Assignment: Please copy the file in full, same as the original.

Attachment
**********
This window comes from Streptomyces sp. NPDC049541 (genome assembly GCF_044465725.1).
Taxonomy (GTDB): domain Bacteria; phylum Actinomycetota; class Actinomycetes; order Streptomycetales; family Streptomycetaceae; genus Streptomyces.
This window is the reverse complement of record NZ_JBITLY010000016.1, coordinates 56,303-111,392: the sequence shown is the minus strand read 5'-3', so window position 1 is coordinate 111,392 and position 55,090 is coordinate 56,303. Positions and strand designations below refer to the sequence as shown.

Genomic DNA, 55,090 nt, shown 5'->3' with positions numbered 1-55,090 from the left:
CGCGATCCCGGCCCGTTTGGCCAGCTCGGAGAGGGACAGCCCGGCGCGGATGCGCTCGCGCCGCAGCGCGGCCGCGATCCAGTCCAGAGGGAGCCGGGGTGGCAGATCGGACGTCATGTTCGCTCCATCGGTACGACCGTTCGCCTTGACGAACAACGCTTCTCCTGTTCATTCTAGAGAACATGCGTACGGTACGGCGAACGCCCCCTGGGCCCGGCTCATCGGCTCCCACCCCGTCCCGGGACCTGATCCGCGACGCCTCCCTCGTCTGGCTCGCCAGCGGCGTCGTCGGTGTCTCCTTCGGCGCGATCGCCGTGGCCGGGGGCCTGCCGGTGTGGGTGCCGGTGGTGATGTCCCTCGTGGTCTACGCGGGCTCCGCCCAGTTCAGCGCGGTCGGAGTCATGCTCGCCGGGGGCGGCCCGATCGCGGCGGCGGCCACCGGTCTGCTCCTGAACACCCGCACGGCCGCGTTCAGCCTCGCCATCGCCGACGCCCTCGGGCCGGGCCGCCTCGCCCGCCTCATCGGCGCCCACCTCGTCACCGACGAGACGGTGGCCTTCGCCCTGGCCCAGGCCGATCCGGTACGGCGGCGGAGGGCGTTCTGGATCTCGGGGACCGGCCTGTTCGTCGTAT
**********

This window comes from Streptomyces sp. NPDC049541 (genome assembly GCF_044465725.1).
Taxonomy (GTDB): domain Bacteria; phylum Actinomycetota; class Actinomycetes; order Streptomycetales; family Streptomycetaceae; genus Streptomyces.
This window is the reverse complement of record NZ_JBITLY010000016.1, coordinates 56,303-111,392: the sequence shown is the minus strand read 5'-3', so window position 1 is coordinate 111,392 and position 55,090 is coordinate 56,303. Positions and strand designations below refer to the sequence as shown.

Genomic DNA, 55,090 nt, shown 5'->3' with positions numbered 1-55,090 from the left:
CGCGATCCCGGCCCGTTTGGCCAGCTCGGAGAGGGACAGCCCGGCGCGGATGCGCTCGCGCCGCAGCGCGGCCGCGATCCAGTCCAGAGGGAGCCGGGGTGGCAGATCGGACGTCATGTTCGCTCCATCGGTACGACCGTTCGCCTTGACGAACAACGCTTCTCCTGTTCATTCTAGAGAACATGCGTACGGTACGGCGAACGCCCCCTGGGCCCGGCTCATCGGCTCCCACCCCGTCCCGGGACCTGATCCGCGACGCCTCCCTCGTCTGGCTCGCCAGCGGCGTCGTCGGTGTCTCCTTCGGCGCGATCGCCGTGGCCGGGGGCCTGCCGGTGTGGGTGCCGGTGGTGATGTCCCTCGTGGTCTACGCGGGCTCCGCCCAGTTCAGCGCGGTCGGAGTCATGCTCGCCGGGGGCGGCCCGATCGCGGCGGCGGCCACCGGTCTGCTCCTGAACACCCGCACGGCCGCGTTCAGCCTCGCCATCGCCGACGCCCTCGGGCCGGGCCGCCTCGCCCGCCTCATCGGCGCCCACCTCGTCACCGACGAGACGGTGGCCTTCGCCCTGGCCCAGGCCGATCCGGTACGGCGGCGGAGGGCGTTCTGGATCTCGGGGACCGGCCTGTTCGTCGTAT